Check out this article, High Blood Pressure Snacks (with Recipes), for additional tips on managing blood pressure.
Safety of Ubiquinol and Ubiquinone Supplements
CoQ10 Side Effects
The following mild side effects have been reported with CoQ10 supplements, usually in doses of 600-1200 mg/day:
- Hypotension (low blood pressure)
- Skin reactions
- Loss of appetite
- Gastrointestinal (diarrhea, heartburn, nausea, vomiting, stomach upset) (66)
These side effects can usually be avoided by splitting your CoQ10 supplement into 2-3 doses throughout the day. For instance, you can take a 30-100 mg dose with breakfast, lunch, and dinner to provide a total of 90-300 mg for the day. If you are taking a dose of 600 mg or more per day, you may want to split it into 4-6 smaller doses (100-150 mg/dose) throughout the day to help prevent any potential side effects.
CoQ10 During Pregnancy and Breastfeeding
CoQ10 appears to be safe during pregnancy and may even be beneficial. In one study, pregnant women at risk for pre-eclampsia supplemented with 200 mg of CoQ10 (the form wasn’t identified) from week 20 until delivery. Compared to the placebo group, the women who took CoQ10 had significantly lower instances of pre-eclampsia. (67)
CoQ10 and Warfarin (Coumadin)
In some cases, CoQ10 may reduce the blood-thinning ability of Warfarin (Coumadin) and decrease the International Normalized Ratio (INR). (68,69) Speak with your prescribing provider before using CoQ10 or any other dietary supplement.
CoQ10 Food Sources
While your body makes its own CoQ10, you can still benefit from eating foods that contain CoQ10, especially as you age. However, it’s essentially impossible to obtain a similar amount of CoQ10 from food compared to supplements because most foods contain less than 3 mg per serving, with the exception of organ meats.
The following foods are the top sources of CoQ10:
- Organ meats:
- Heart (9.5-24 mg per 3 ounces)
- Liver (1.8-4.5 mg per 3 ounces
- Muscle meats: beef, chicken, pork (1.4-2.6 mg per 3 ounces)
- Fatty fish: herring, mackerel, sardines, trout (0.9-2.3 mg per 3 ounces)
- Eggs (0.1-0.4 mg per egg)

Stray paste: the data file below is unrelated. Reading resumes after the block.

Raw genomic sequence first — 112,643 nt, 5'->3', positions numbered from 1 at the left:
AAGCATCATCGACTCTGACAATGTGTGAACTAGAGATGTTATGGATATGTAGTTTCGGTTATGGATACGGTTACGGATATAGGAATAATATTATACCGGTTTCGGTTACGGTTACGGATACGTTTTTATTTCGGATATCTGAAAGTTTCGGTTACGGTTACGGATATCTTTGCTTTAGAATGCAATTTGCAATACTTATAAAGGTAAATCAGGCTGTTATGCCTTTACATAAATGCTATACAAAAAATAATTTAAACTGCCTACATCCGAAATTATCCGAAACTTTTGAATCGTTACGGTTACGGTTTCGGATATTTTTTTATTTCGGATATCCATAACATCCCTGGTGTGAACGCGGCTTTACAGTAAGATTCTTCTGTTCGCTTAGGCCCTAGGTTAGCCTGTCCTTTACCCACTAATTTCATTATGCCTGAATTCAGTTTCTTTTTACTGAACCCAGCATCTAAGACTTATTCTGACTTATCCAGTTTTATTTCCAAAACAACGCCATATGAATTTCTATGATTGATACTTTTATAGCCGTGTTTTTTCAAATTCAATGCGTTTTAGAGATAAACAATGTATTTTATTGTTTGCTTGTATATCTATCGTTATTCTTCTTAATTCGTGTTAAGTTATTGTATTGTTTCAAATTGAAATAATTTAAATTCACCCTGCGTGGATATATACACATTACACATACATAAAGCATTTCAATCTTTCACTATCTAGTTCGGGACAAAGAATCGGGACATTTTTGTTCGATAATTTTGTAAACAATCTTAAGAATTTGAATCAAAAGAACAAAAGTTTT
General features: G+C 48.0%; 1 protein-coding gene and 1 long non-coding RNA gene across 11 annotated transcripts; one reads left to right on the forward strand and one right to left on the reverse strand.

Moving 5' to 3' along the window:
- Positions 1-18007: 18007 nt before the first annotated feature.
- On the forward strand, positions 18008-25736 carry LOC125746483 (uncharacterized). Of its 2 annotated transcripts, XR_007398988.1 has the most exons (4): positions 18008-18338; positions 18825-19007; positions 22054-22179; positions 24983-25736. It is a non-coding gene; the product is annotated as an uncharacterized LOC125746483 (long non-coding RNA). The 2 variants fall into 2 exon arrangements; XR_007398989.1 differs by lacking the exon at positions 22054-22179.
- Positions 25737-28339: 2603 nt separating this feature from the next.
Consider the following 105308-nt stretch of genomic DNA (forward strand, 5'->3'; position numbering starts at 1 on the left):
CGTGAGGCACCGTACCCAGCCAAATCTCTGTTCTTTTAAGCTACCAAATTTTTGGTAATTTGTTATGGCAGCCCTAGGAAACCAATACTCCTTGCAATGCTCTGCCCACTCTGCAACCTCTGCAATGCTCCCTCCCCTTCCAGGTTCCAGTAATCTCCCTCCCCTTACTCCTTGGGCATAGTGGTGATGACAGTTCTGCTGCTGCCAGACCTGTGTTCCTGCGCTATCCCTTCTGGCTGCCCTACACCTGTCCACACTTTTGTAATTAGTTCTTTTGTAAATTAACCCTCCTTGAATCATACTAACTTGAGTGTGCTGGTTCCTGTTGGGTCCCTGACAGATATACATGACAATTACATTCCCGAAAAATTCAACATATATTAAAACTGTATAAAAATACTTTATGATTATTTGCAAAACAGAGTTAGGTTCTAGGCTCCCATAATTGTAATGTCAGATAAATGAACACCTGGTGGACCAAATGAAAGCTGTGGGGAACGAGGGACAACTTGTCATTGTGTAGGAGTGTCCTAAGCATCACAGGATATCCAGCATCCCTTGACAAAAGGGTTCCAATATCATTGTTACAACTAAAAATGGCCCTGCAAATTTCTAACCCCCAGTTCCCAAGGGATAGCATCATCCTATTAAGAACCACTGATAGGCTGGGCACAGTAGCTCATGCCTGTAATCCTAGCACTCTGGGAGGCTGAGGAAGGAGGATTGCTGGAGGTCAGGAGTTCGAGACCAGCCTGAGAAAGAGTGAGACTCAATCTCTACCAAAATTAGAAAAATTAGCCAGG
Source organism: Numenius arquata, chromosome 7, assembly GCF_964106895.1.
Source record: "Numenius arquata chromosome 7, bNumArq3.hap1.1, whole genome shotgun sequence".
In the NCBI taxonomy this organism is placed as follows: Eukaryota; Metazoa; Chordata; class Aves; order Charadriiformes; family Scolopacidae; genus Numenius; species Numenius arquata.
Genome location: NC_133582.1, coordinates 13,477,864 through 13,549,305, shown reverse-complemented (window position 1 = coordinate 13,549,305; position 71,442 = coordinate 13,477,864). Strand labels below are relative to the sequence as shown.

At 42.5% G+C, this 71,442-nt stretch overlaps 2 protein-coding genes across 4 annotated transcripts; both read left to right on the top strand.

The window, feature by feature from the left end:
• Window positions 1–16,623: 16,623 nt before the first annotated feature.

- Fruits and vegetables: avocado, broccoli, cauliflower, oranges, spinach, strawberries (0.1-0.5 mg per ½ cup)
- Nuts, seeds, and legumes: peanuts, pistachios, sesame seeds, soybeans (0.6-0.8 mg per ounce)
- Oils: canola, sesame, soybean (1-1.3 mg per tablespoon) (69,70,71)
The recommended dosage of CoQ10 varies between 50-400 mg per day and is based on factors including age and certain conditions you may have. Because your body doesn’t store CoQ10, daily supplementation is necessary for ongoing benefits.
According to integrative cardiologist, Dr. Stephen Sinatra, the following doses are recommended:
- 50-100 mg per day for healthy people under 60 years old
- 100-200 mg per day for people 60 years or older or those taking a statin
- 200-300 mg per day for people with a history of heart surgery, heart attack, or congestive heart failure (CHF)
Best Form of CoQ10
Based on the factors addressed above, let’s breakdown which is the best form of CoQ10, ubiquinol vs. ubiquinone.
In general, both ubiquinol and ubiquinone will help replenish CoQ10 levels in the body and provide many positive health benefits.
Studies have shown a slightly higher blood level of CoQ10 after supplementing with ubiquinol, though both forms, ubiquinol and ubiquinone, have produced similar results regarding disease prevention and treatment.
Due to the body’s ability to convert back-and-forth between ubiquinol and ubiquinone as needed and the possibility for ubiquinol to convert to ubiquinone inside the capsule, the cost may be the most important factor when deciding which form to take.
If the cost is not a factor for you, ubiquinol may be ideal considering the potential for a greater impact on CoQ10 levels and the antioxidant benefits.
However, if the cost is a deciding factor for you, you can rest assured that you can still reap the benefits of CoQ10 with potentially minimal difference in outcomes compared to ubiquinol.
How to Enhance Absorption of Ubiquinol and Ubiquinone
- Consume CoQ10 with a meal or snack that includes fat; since CoQ10 is fat-soluble, this is the easiest way to increase absorption
- Divide your total daily dose of CoQ10 into two or three smaller doses throughout the day
- Solubilized CoQ10 in a soft gel capsule may have superior bioavailability; you can look for the addition of MCT oil, vitamin E, or lecithin (3,72)
- Black pepper extract, also known as piperine or Bioperine, can enhance absorption (73)
Best Time to Take CoQ10
As mentioned above, you should take CoQ10 with a fat-containing meal or snack.
Outside of that, the timing doesn’t matter much, but you may want to avoid taking a CoQ10 supplement too close to bedtime. Some people find CoQ10 to be stimulating or make falling asleep difficult, so taking your last dose at least a few hours before you go to bed should help you avoid this potential side effect.
Final Conclusion on Ubiquinol vs. Ubiquinone
In summary, CoQ10 (ubiquinol vs. ubiquinone) has been shown to improve outcomes in and help prevent many disease states, improve exercise performance, and increase fertility. While ubiquinol may be more effective in theory, ubiquinone is likely to provide the same or similar results for a lower cost. If cost is not a concern, ubiquinol may potentially be more effective because it is the active form of CoQ10, so you don’t have to rely on your body to convert it.
However, the quality of the supplement you choose is important since ubiquinol can convert to ubiquinone if it’s not stabilized during formulation and manufacturing.
Either way, you can ensure optimal absorption by consuming your CoQ10 supplement with a fat source and black pepper (or its extract, piperine).
You can also obtain CoQ10 from food sources, though it will be more difficult to reach a therapeutic amount.